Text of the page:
A nutritious diet includes popsicles and potato chips?

There are no bad foods, just bad diets. A nutritionist advises moderation as the new dietary guidelines are released in 1992.

1992 Canada Food Guide advised moderation on 'fun' foods

Canada Food Guide gets a reboot in 1992 0:39

Take it from a nutritionist.

"There are no bad foods. There are bad diets," said Kay Hamilton when a new Canada Food Guide was released in November of 1992.

The crafters of the guide must have agreed, which would explain how things like pretzels, pickles and potato chips made it into Health Canada's new pamphlet.

It was the first update to the guide in 10 years.

Bread and grains make up the backbone of the guide -- but there's room for potato chips too. 0:43

Bread, brown rice and enriched pasta were most important in the Canadian diet, according to the guide. Next came fruits and vegetables, especially dark green ones like broccoli and spinach.

Low-fat dairy — part-skim milk and yogurt — followed, and the guide's four groups were rounded out by lean meats like chicken and fish.

"The guide says choose from all these groups every day," said reporter Paul Hunter.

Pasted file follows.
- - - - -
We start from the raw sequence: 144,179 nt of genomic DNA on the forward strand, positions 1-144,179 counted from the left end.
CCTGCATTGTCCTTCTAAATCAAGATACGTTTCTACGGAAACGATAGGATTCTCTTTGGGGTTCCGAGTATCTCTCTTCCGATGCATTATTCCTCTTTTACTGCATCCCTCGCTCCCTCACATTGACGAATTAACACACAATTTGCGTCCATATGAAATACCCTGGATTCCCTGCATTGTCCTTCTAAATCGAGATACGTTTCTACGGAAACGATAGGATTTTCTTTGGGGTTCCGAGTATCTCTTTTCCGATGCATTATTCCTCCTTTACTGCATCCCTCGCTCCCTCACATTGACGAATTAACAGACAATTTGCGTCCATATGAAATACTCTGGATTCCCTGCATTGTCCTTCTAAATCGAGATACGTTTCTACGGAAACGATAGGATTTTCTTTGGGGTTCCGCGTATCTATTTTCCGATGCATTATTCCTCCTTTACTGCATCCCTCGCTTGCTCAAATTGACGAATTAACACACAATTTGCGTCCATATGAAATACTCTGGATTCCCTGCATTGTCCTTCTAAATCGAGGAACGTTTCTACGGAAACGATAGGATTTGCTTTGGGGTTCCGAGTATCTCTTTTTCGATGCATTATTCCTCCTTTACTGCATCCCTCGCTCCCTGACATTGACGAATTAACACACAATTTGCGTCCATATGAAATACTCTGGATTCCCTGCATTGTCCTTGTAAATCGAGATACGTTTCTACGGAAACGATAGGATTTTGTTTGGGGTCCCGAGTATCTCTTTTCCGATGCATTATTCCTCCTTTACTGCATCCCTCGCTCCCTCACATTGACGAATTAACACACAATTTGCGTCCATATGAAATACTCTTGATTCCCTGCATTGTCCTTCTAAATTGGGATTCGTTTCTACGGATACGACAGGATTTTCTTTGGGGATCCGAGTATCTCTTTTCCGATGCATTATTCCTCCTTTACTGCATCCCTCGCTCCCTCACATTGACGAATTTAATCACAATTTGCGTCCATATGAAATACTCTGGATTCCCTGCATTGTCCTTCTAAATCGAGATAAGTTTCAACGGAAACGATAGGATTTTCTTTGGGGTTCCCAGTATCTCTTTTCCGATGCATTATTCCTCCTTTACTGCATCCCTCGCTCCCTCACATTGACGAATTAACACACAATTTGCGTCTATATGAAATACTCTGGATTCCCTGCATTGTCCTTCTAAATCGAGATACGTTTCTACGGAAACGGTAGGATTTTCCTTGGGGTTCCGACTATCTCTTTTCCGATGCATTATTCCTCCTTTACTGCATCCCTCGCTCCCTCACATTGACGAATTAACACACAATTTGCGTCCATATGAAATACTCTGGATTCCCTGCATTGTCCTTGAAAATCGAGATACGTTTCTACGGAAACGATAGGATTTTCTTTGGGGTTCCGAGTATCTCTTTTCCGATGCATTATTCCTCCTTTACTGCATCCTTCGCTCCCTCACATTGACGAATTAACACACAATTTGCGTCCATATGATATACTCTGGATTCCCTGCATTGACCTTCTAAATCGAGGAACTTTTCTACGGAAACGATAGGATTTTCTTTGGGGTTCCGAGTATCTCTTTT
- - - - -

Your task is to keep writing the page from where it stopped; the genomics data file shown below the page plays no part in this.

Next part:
When coffee became fun

But there was a fun part to the guide.

"This year, there's a new food group called Other Foods with popsicles, potato chips, pickles, and coffee," added Hunter.

The guide said no food was bad in moderation, and it was OK to drink up to two cups of coffee each day.

For Canadians who depend on food banks for nutrition, it can be hard to follow the Canada Food Guide. 0:37

Not easy for everyone

But Gerard Kennedy of the Daily Bread food bank in Toronto said it could be challenging for his clients to fulfil the directives of the food guide.

"It is actually difficult for many families who strive very hard for themselves, do the best they can and still can't deliver that nutrition for themselves and their families," he pointed out.

But, added Hunter, Health Minister Benoit Bouchard said almost everyone could afford some good food — "fruit, for example, isn't that expensive." 

"And he says if Canadians eat right, it could help the government too," Hunter summed up. "Better food means better health, and ultimately fewer demands on an already expensive health care system."


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